One of the best pieces in the blogosphere examining the legal landscape of the NSA wiretapping comes from Orin Kerr, law professor at George Washington University, on the right-leaning law blog, The Volokh Conspiracy.
Was the secret NSA surveillance program legal? Was it constitutional? Did it violate federal statutory law? It turns out these are hard questions, but I wanted to try my best to answer them. My answer is pretty tentative, but here it goes: Although it hinges somewhat on technical details we don’t know, it seems that the program was probably constitutional but probably violated the federal law known as the Foreign Intelligence Surveillance Act.
Starting with his Fourth Amendment analysis, Kerr argues that the NSA wiretapping program may fall within one of two exceptions to the warrant requirement of the Fourth Amendment.
The first exception, he posits, is the border search exception. The courts have held that it is permissible (and not unconstitutional) to conduct searches at the border of the United States "or its functional equivalent." Kerr suggests that Bush supporters might have a winning argument that interception of phone calls coming in to this country fit within the "border search" exception.
After all, Kerr points out, the Supreme Court has held that "border searches" within this exception do not have to be at the border. Kerr cites UNITED STATES v. RAMSEY, 431 U.S. 606 (1977), involving warrantless searches of international mail in a New York City post office. If that does not violate the Vonstitution, then wiretaps shouldn’t either, Kerr suggests.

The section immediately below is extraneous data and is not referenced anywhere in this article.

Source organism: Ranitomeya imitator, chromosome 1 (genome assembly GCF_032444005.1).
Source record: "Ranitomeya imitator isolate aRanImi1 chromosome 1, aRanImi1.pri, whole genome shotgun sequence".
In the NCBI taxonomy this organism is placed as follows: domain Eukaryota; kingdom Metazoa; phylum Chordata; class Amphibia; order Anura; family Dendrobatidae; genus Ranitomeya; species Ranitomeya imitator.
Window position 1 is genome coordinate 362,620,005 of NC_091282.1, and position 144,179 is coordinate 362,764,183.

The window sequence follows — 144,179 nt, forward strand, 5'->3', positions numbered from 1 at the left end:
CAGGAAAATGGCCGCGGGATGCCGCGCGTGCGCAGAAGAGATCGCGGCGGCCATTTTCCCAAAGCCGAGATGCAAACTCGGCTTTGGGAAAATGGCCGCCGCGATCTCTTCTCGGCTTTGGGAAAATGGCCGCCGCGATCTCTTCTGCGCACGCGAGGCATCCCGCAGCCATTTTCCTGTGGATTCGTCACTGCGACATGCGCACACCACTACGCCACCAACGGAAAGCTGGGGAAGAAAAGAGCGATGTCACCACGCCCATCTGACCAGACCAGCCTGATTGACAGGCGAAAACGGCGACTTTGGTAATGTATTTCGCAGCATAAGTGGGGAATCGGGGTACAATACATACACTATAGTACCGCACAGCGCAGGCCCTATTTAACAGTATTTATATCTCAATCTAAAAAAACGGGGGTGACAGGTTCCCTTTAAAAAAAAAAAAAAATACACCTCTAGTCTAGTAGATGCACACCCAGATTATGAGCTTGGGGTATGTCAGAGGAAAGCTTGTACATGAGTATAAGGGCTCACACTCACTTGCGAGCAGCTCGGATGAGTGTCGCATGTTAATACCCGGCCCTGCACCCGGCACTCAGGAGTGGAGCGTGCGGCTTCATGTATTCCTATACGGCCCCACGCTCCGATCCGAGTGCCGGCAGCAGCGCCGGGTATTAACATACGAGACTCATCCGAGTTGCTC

The problem is that if you actually read the Ramsey case, the Supreme Court was quite clear about why warrantless searches of mail does not violate the Fourth Amendment. Rehnquist recognized this when he wrote:
That searches made at the border, pursuant to the longstanding right of the sovereign to protect itself by stopping and examining persons and property crossing into this country, are reasonable simply by virtue of the fact that they occur at the border, should, by now, require no extended demonstration.
In other words, the border search exception applies to persons and property crossing our borders, not communications. While property can enter the country via a package or mail, it cannot via a telephone conversation. The border search exception, despite what Kerr suggests, simply does not apply.
Kerr also proposes another possible exception to the Fourth Amendment’s requirement of warrants: a "national security exception". Presumably, the Bush Administration takes the position that the President does have power to protect the nation from attempts of domestic organizations to attack and subvert the existing structure of Government, and in doing so, it may engage in wiretaps without a warrant. And the NSA surveillance is such a case.
It’s an intriguing argument. But as Kerr even acknowledges, such a "national security exception" does not actually exist and, unlike the border search exception, no Court has ever acknowledged that the Constitution recognizes that exception. Would the Bush Administration encourage the judicial system to "legislate from the bench" and create this exception?